Caseous Lymphadenitis (CL)

Producers do not like to talk about this common goat disease.  If you raise goats long enough, you will eventually have to deal with CL.  In my opinion, any goat disease that can be prevented by a simple vaccination is a much better alternative than treating or culling infected goats.

We are extremely cautious when purchasing new goats.  I ask a lot of questions and prefer to purchase from producers that have a vaccination program, or at the very least a CL management program already in place.  If a producer tells me he/she never has had any throws a red flag.  Goats get lumps from bacterial infections, injury,  etc.....not necessarily CL lumps.  Either they have not been raising goats for a very long period of time or they are simply not being truthful.  

We do not recommend the blood test for CL as a determination of individual exposure to or active infection of CL. The blood test is highly inaccurate at best.  I have known many producers who have blood tested goats, getting NEGATIVE results, only to have them pop a CL positive lump shortly thereafter.  Adversely, I have had 2 different producers purchase mature does that I had vaccinated multiple times for CL.  They blood tested them & the test came back negative....not picking up the presence of antibodies produced in response to the vaccine as it should have.  There is value in herd wide blood testing for CL to determine prevalence of infection within a herd. 

Washington State University ~ CL explains what I am referring to when answering: "What tests are available for CL?"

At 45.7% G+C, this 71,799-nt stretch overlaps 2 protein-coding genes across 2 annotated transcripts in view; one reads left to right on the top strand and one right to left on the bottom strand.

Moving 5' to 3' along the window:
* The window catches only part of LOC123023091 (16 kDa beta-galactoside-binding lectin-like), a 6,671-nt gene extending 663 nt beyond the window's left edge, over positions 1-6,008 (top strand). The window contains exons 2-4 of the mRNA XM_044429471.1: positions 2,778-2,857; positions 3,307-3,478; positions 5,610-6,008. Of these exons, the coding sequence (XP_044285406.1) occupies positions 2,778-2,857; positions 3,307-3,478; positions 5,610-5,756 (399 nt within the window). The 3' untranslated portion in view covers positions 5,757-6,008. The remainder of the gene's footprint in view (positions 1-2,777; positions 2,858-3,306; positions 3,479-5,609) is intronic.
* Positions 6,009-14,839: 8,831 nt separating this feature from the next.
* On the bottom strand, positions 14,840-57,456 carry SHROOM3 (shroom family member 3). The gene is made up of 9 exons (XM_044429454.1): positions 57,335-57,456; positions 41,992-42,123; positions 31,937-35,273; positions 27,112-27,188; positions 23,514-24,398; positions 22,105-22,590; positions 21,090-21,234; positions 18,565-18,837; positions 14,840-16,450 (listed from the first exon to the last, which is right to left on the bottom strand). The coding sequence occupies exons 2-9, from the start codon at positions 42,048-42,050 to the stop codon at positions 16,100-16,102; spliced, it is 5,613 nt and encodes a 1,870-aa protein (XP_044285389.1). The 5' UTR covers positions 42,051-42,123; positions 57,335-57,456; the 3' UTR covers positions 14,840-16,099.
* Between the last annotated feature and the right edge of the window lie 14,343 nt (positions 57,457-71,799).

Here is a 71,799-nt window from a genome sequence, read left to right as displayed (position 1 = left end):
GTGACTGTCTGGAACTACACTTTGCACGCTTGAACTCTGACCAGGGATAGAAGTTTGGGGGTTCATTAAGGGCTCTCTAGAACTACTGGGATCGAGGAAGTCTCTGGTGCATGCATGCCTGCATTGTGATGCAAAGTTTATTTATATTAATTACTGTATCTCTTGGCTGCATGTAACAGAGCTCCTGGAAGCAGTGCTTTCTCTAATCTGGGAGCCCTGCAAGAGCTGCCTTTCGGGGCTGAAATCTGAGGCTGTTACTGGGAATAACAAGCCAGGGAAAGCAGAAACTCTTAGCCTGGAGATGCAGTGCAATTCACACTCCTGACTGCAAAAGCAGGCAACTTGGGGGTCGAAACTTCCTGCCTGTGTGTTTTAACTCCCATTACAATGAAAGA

"There are two testing methods for CL offered at WADDL: bacterial culture to detect the bacterial organism in abscess material, and serology to detect C. pseudotuberculosis-specific antibodies in sheep and goat blood samples. For animals with visible subcutaneous abscesses, it is best to submit abscess material for culture since this is the most direct and definitive method to diagnose CL in an individual animal. It is recommended that all abscesses be cultured regardless of serology test results.

The serological test is the best method of “herd-level diagnosis” (screening herds).  WADDL runs the Synergistic Hemolysin Inhibition (SHI) test, which measures the antibody response to an exotoxin produced by the organism. No CL serological test is sufficiently reliable to confidently detect infection in individual sheep or goats, therefore the serology results for an individual animal test should be interpreted with caution. Furthermore, although a positive serologic test result alone may indicate active infection, it also may indicate past infection that has resolved.  The SHI test specificity and sensitivity for individual animals may not be high in some herds, however, the prevalence of positive tests within a herd usually reflects the herd prevalence of infection reasonably well."

We VACCINATE.  It is NO sales gimmick. We have been vaccinating our entire herd for CL, including any goats purchased and added to our herd, since July of 2007.   Additionally, we have a vet collect a sample from any lump that shows up on our goats and send it away for biopsy and identification.  This has been done on a regular basis, since June of 2011.  Yes........goats get lumps, that does not mean they are CL lumps.  The ONLY way to tell for sure is to biopsy them.  All biopsies done on our own stock from that time frame forward have tested NEGATIVE for CL.  

The article below was written by Sara Beth Routh @ the NC Cooperative Extension.  It is informative and worthwhile reading!